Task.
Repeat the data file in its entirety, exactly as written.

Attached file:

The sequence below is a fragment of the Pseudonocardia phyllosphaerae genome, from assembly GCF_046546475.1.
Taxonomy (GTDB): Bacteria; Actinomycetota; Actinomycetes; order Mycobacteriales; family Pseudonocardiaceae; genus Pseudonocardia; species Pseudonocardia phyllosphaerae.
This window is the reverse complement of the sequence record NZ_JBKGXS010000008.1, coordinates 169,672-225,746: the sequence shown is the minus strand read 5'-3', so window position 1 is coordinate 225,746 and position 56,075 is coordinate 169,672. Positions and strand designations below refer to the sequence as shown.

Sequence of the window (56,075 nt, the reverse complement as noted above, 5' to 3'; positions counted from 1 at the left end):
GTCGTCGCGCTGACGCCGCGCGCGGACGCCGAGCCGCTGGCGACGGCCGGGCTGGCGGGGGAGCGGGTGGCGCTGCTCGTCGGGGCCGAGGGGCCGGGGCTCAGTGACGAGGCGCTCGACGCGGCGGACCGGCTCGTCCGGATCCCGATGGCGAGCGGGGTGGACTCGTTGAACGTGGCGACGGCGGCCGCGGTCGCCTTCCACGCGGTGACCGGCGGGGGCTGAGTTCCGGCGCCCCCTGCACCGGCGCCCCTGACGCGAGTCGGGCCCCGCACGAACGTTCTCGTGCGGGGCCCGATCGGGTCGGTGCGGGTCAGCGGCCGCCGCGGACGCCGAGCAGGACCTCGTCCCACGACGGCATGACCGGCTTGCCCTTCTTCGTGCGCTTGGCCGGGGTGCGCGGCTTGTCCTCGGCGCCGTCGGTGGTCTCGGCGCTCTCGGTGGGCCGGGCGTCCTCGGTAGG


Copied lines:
The sequence below is a fragment of the Pseudonocardia phyllosphaerae genome, from assembly GCF_046546475.1.
Taxonomy (GTDB): Bacteria; Actinomycetota; Actinomycetes; order Mycobacteriales; family Pseudonocardiaceae; genus Pseudonocardia; species Pseudonocardia phyllosphaerae.
This window is the reverse complement of the sequence record NZ_JBKGXS010000008.1, coordinates 169,672-225,746: the sequence shown is the minus strand read 5'-3', so window position 1 is coordinate 225,746 and position 56,075 is coordinate 169,672. Positions and strand designations below refer to the sequence as shown.

Sequence of the window (56,075 nt, the reverse complement as noted above, 5' to 3'; positions counted from 1 at the left end):
GTCGTCGCGCTGACGCCGCGCGCGGACGCCGAGCCGCTGGCGACGGCCGGGCTGGCGGGGGAGCGGGTGGCGCTGCTCGTCGGGGCCGAGGGGCCGGGGCTCAGTGACGAGGCGCTCGACGCGGCGGACCGGCTCGTCCGGATCCCGATGGCGAGCGGGGTGGACTCGTTGAACGTGGCGACGGCGGCCGCGGTCGCCTTCCACGCGGTGACCGGCGGGGGCTGAGTTCCGGCGCCCCCTGCACCGGCGCCCCTGACGCGAGTCGGGCCCCGCACGAACGTTCTCGTGCGGGGCCCGATCGGGTCGGTGCGGGTCAGCGGCCGCCGCGGACGCCGAGCAGGACCTCGTCCCACGACGGCATGACCGGCTTGCCCTTCTTCGTGCGCTTGGCCGGGGTGCGCGGCTTGTCCTCGGCGCCGTCGGTGGTCTCGGCGCTCTCGGTGGGCCGGGCGTCCTCGGTAGG